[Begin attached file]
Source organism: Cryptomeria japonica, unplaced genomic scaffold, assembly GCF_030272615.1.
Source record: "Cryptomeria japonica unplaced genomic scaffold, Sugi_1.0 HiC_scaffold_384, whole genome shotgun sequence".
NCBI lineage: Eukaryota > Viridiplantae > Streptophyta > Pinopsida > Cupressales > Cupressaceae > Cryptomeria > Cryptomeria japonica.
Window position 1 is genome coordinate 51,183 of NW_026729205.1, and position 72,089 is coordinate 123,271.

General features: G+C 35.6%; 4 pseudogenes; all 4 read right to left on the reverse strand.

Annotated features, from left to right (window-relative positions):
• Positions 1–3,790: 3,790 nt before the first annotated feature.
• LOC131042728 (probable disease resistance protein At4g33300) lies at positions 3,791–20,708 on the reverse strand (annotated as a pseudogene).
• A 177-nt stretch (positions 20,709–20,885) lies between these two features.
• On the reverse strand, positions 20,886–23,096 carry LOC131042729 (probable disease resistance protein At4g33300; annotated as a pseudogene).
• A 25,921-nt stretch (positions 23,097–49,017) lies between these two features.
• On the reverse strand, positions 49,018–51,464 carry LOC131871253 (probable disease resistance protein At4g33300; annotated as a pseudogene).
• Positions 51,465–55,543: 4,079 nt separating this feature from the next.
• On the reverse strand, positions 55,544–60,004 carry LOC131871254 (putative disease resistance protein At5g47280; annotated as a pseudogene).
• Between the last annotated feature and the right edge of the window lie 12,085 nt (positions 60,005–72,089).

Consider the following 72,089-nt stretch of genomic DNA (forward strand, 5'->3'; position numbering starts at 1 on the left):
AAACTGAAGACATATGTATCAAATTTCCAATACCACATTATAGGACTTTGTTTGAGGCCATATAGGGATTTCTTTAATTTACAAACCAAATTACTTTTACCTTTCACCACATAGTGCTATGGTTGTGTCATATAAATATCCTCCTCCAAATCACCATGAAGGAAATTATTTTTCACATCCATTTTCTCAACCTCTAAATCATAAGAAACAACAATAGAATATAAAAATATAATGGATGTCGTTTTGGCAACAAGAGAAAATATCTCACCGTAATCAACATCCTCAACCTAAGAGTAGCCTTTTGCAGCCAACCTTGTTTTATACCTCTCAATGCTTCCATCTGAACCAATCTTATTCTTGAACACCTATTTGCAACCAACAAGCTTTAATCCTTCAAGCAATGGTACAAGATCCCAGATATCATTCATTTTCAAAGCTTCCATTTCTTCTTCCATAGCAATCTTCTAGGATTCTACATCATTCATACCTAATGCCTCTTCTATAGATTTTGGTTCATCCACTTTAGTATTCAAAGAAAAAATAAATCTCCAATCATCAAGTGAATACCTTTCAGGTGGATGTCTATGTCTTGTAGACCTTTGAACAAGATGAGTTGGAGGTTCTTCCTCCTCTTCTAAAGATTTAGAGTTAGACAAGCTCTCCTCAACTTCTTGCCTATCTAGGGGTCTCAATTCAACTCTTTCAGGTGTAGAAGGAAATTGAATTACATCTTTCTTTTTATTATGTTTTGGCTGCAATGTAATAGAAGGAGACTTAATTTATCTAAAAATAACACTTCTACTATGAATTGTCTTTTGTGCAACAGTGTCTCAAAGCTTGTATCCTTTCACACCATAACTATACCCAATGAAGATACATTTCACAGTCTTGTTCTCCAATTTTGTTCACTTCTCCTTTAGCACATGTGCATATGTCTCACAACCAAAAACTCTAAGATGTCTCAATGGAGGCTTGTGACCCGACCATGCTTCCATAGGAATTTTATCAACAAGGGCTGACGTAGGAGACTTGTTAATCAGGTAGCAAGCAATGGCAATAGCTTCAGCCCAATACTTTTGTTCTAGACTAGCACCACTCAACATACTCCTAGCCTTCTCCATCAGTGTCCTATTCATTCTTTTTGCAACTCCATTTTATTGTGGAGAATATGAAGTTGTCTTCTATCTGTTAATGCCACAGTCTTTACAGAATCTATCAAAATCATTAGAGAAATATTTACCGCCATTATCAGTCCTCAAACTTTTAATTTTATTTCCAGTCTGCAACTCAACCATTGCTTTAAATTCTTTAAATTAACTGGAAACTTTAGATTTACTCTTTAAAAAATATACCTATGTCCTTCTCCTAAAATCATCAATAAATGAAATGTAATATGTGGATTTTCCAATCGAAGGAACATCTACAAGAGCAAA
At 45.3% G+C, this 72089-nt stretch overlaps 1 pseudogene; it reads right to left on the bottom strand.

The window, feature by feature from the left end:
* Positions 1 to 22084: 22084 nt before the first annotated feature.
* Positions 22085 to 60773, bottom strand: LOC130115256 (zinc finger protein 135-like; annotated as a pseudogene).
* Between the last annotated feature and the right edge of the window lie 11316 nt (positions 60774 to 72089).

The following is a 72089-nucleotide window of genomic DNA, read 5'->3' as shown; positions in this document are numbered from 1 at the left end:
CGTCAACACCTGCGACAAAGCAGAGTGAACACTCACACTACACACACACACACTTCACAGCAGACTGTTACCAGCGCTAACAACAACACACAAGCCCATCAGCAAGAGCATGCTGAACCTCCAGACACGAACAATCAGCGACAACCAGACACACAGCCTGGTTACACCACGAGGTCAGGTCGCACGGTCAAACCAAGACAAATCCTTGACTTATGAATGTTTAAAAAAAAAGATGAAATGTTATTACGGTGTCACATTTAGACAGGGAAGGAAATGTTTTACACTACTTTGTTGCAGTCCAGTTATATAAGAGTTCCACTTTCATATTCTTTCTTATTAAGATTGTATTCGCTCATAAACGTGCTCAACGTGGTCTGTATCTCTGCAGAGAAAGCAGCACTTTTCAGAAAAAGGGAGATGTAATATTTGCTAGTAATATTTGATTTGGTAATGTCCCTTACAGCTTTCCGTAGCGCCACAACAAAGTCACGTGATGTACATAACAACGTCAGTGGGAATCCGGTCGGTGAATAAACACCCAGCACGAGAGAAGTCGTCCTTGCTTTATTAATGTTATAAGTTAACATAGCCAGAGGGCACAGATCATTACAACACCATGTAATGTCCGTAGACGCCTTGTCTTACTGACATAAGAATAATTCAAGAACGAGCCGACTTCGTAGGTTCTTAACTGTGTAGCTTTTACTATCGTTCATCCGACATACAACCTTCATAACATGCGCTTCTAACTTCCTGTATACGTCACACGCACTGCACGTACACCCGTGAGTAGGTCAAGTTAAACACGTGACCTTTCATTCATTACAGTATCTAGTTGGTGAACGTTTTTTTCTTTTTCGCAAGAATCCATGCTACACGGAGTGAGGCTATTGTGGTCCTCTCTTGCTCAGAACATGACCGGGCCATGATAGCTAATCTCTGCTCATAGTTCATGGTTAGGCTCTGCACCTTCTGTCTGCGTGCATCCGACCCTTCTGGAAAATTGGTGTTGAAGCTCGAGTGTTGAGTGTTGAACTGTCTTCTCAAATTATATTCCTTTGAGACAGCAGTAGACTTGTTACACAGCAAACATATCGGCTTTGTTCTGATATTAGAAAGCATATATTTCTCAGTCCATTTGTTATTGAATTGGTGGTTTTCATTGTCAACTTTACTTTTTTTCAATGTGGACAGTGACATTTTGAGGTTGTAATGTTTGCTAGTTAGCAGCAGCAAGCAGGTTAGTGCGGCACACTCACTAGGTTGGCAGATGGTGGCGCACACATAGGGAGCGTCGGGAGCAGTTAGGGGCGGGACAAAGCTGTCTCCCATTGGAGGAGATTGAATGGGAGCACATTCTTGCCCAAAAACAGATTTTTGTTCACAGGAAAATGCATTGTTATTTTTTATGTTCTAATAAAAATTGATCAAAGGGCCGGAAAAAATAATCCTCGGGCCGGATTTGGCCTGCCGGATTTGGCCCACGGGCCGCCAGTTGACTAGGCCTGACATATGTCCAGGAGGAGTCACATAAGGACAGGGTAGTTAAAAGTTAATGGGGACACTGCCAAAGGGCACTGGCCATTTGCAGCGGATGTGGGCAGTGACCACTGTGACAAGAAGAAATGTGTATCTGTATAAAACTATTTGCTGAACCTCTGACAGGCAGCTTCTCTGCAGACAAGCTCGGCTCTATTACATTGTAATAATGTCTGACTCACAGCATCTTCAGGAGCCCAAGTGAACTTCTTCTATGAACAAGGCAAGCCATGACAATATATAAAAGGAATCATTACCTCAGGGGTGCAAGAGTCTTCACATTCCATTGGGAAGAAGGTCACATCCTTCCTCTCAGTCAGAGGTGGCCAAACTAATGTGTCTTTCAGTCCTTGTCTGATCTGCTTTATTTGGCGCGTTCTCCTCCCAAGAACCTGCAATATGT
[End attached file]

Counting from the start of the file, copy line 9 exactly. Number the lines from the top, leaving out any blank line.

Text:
• A 177-nt stretch (positions 20,709–20,885) lies between these two features.